Here these examples, incidentally all right hand drive, were breathed upon with an up rated turbocharger and intercooler, a doubling in size of the fuel injector system and recalibrated electronics and suspension, not to mention the exterior changes which saw the adoption of the ‘whale tail’ rear wing, an extended front bumper and a protrusion of extra wings, flaps and vents throughout the car.

Tickford’s work added an extra 20bhp to the car, boosting the top speed above 150mph and increasing the price tag to the £20,000 mark – £4,000 more than the standard Cosworth. Now, a good example of the RS500 will set you back over £25,000, illustrating the classic status of the car.

Of the 500 cars built, 392 were available in factory black, 52 in Diamond White and 52 in Moonstone Blue, with a further four prototypes in white.

Despite all the modifications to the RS500, the car was actually considered mildly inferior to the Sierra RS Cosworth at low speeds, a car that was more suited to every day life. However with a turbocharger that didn’t kick in until the 3000rpm mark, the new machine was far more suited to life at the track.

The RS500 on track

On circuits the RS500 annihilated it’s Group A opposition, scoring a one-two for Eggenberger Motorsport first time out in the World Touring Car Championship at Brno in August 1987, the same day that Graham Goode took the cars first Class A win in the BTCC at Donington Park. Further wins at Calder, Wellington and Fuji followed as Ford sealed the team’s prize, a feat they repeated a year later in the now European Touring Car Championship.

Drivers like Steve Soper, Klaus Ludwig, Armin Hahne, Klaus Niedzwiedz and Alain Ferte read like a who’s who of touring car racing, showing the strength Ford had on the driving front in the pan-national competitions.

With teams able to tune to the road going 224bhp to well in excess of 500bhp, the RS500s dominated domestic championships such as the BTCC (in the hands of Rouse, Tim Harvey, Rob Gravett to name but three), by simply outgunning the rival BMW M3s with a horsepower advantage.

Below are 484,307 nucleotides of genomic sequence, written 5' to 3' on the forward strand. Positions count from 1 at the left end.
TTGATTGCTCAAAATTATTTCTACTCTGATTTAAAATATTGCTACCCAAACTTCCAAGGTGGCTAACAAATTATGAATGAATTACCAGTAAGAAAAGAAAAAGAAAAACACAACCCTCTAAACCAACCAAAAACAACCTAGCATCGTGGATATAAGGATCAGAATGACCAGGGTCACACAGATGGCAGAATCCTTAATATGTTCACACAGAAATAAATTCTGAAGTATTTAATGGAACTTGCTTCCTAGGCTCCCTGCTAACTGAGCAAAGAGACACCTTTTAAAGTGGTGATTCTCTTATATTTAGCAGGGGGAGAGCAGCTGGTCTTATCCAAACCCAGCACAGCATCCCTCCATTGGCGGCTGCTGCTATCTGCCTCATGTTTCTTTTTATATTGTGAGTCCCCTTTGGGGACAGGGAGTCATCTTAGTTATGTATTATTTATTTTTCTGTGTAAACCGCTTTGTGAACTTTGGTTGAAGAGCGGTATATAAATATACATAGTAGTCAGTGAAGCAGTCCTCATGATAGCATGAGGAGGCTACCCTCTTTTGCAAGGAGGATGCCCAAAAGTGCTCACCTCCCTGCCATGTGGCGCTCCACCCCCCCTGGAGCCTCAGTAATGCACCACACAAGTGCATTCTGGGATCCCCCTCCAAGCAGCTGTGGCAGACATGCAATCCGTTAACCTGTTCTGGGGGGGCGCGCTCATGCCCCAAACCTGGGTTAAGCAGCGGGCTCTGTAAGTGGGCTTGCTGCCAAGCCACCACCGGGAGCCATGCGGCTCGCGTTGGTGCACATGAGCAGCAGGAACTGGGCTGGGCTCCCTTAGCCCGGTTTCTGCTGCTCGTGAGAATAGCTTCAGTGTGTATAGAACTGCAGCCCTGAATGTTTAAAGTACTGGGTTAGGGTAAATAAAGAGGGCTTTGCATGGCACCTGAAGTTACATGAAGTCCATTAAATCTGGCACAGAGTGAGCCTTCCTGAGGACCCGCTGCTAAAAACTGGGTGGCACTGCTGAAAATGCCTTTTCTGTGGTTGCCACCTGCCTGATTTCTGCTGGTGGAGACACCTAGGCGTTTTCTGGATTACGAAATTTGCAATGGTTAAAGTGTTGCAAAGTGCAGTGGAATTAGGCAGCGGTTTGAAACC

Demise of the RS500

As with many touring car series, disputes over the rules brought about by the dominance of the cars, eventually caused the downfall of the track going RS500.

In Germany the Sierra’s were first handicapped with restrictions before the teams pulled out altogether in 1990 as their cars were outlawed, while in the BTCC the RS500s raced on into 1991, by which time they had to run in a secondary class and were no longer competitive thanks to a restricted turbo boost.

Around the world though, wherever there was a touring car championship, RS500s had run and won in a variety of spectacular and iconic liveries, with almost every top line touring car driver of the time at one point sampling the car.

A further facelift to the road going Sierra came in 1990, while more minor revisions came to the range in 1992, a year which saw the unveiling of the Sierra’s successor, the Ford Mondeo, itself a formidable touring car racer.

Ironically the majority of the Group A RS500s weren’t really RS500s at all, as most were purpose built racing cars with special shells featuring integrated roll cages. But for the man on the street, owning a RS500 was, and possibly still is, as close to being Andy Rouse or Klaus Ludwig without owning a racing licence as it is possible to get. And for many others, it remains possibly the definitive road going touring car.